The land subsidence in Joshimath has increased rapidly with the Himalayan town sinking by 5.4 cm over 12 days from December 27 to January 8, the National Remote Sensing Centre (NRSC) has said in a report based on satellite images and prompted calls for the expedited shifting of the residents to safer locations.
The authorities on Thursday began the process of demolishing a subsidence-hit hotel as Uttarakhand chief minister Pushkar Singh Dhami cited growing scientific evidence about the sinking of land in parts of the town. Around 700 buildings in the town have developed cracks.
The report of NRSC, an Indian Space Research Organisation (ISRO) centre that manages data from aerial and satellite sources, said there was slow subsidence of 8.9 cm earlier over a period of seven months between April and November 2022.
“Between 27th December 2022 and 8th January 2023 (possibly on 2nd January 2022 as per eyewitness reports) a rapid subsidence event was triggered.”
The report said the subsidence zone is confined to Joshimath town’s central part around Narsingh Temple and resembles a generic landslide shape with a tapered top and fanned-out base. It added the crown of the subsidence was near Joshimath-Auli road at a height of 2180 metres. NRSC said the areal extent of subsidence has also increased.
Another report by the Indian Institute of Remote Sensing (IIRS) cited surface deformation observed through space-based radar interferometry and said there was a subsidence of up to 6.6 cm between July 2020 and March 2022
“Persistent Scatterer Interferometry (PSI) technique was used to estimate the land surface movement of Joshimath town for a period of July 2020 –March 2022…The results showed a significant subsidence rate in the Joshimath,” it said, referring to the remote sensing technique for measuring and monitoring displacements of the earth’s surface.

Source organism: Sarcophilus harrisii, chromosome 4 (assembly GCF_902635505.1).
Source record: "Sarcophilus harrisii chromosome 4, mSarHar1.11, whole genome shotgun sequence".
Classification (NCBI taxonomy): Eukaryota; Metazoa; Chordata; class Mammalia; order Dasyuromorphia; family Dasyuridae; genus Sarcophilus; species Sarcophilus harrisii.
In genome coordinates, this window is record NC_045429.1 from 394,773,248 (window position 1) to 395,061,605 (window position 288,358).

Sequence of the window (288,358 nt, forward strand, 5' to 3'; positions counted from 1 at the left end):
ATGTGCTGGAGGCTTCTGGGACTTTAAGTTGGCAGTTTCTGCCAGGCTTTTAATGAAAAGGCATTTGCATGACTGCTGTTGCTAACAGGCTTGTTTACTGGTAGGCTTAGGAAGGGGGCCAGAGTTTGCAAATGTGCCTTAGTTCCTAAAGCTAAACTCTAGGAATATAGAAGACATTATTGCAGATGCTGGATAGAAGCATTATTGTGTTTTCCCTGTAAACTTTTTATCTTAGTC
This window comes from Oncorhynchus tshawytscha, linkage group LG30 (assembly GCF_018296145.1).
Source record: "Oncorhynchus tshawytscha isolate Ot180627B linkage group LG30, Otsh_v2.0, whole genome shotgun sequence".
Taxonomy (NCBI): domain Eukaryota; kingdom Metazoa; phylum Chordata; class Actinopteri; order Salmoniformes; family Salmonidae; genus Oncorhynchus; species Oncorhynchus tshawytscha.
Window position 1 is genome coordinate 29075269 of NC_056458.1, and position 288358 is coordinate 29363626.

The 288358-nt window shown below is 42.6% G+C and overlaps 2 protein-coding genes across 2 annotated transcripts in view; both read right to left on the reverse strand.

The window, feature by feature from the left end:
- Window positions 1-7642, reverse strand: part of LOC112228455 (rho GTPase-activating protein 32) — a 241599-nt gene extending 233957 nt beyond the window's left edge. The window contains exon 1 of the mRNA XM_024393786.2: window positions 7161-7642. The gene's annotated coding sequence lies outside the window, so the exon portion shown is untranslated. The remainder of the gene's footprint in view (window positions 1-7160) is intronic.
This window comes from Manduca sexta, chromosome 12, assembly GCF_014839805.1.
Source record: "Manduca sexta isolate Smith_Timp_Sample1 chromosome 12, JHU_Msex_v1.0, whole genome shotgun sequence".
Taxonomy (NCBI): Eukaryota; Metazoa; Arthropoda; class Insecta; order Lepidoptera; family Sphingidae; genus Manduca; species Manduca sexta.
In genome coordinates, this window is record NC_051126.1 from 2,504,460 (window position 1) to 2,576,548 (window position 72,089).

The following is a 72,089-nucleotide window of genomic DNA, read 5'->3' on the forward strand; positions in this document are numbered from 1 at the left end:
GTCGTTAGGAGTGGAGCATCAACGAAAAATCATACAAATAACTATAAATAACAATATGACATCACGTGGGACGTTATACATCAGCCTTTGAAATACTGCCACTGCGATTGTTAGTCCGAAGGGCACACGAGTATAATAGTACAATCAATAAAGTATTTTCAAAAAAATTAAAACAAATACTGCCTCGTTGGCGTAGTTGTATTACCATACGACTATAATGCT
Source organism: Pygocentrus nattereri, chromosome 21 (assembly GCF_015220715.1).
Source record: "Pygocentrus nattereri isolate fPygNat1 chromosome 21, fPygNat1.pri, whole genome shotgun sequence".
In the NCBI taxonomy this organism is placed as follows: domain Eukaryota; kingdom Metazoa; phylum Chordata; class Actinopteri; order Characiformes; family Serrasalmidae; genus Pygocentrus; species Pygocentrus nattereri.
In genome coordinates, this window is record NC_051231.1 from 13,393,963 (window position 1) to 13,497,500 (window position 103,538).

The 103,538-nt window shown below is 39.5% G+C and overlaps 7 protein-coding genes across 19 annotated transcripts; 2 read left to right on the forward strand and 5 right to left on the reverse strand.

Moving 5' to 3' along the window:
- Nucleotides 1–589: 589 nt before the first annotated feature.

The reports concluded there has been 20.9 cm cumulatively subsidence since July 2020.
HNB Garhwal University geologist YP Sundriyal cited alarming subsidence data and said around 25% of Joshimath was rapidly sinking. Sundriyal said the data hints that the rate of subsidence may further speed up, especially if its rains. “Given the fresh data, the state government should expedite the shifting of the locals to safer locations at the earliest.”
Sundriyal said the first priority now should be to save the people and the town later
Environmentalist Hemant Dhyani, who is a member of the Supreme Court-appointed panel on the highway project to connect four Hindu shrines of Char Dham in Uttarakhand, said the fresh data shows subsidence in particular times intervals. “But in the absence of long-term data, we have no idea about the general rate of subsidence and whether it has been increasing over the years and at what rate.”
Dhyani echoed Sundriyal and said if subsidence is now rapidly increasing, the first thing government should do is to shift all residents to safer locations.
The reports echo what residents have been saying about the increase in subsidence this year.
Lakshmi Prasad, a resident, said the cracks in his house started appearing around seven months ago but the situation worsened on January 2 when they felt the ground was shaking as if an earthquake had hit.
RP Sati, another resident, said the cracks in the houses were reported first in Sunil Ward 14 months back and since then they have been getting wider. “…in the first week of January, cracks in houses deepened and big fissures started appearing in the ground.”
Rupesh Shah, a third resident, said NTPC has carried out continuous blasting to move a stuck tunnel boring machine. “The frequency of blasting increased in December, but on the night of January 2 and 3, the explosion was so strong that everybody in the neighbourhood felt it.”
The authorities on Thursday managed to get the consent of the owners of Hotel Malari Inn to demolish it after two days of protests. The hotel has been left tilting dangerously due to the land subsidence, which first surfaced in November.
Experts and locals have blamed the subsidence on damage to the underground water strata from NTPC’s tunneling work, unplanned development in the town, and the use of heavy machinery for the construction of the Helang bypass as part of the Char Dham road project.
Dhami stoked a row by arguing the sinking and cracks in buildings were a “natural disaster” not caused by anyone.
Experts have blamed projects such as the NTPC hydro power project in fragile geology despite warnings about their catastrophic consequences.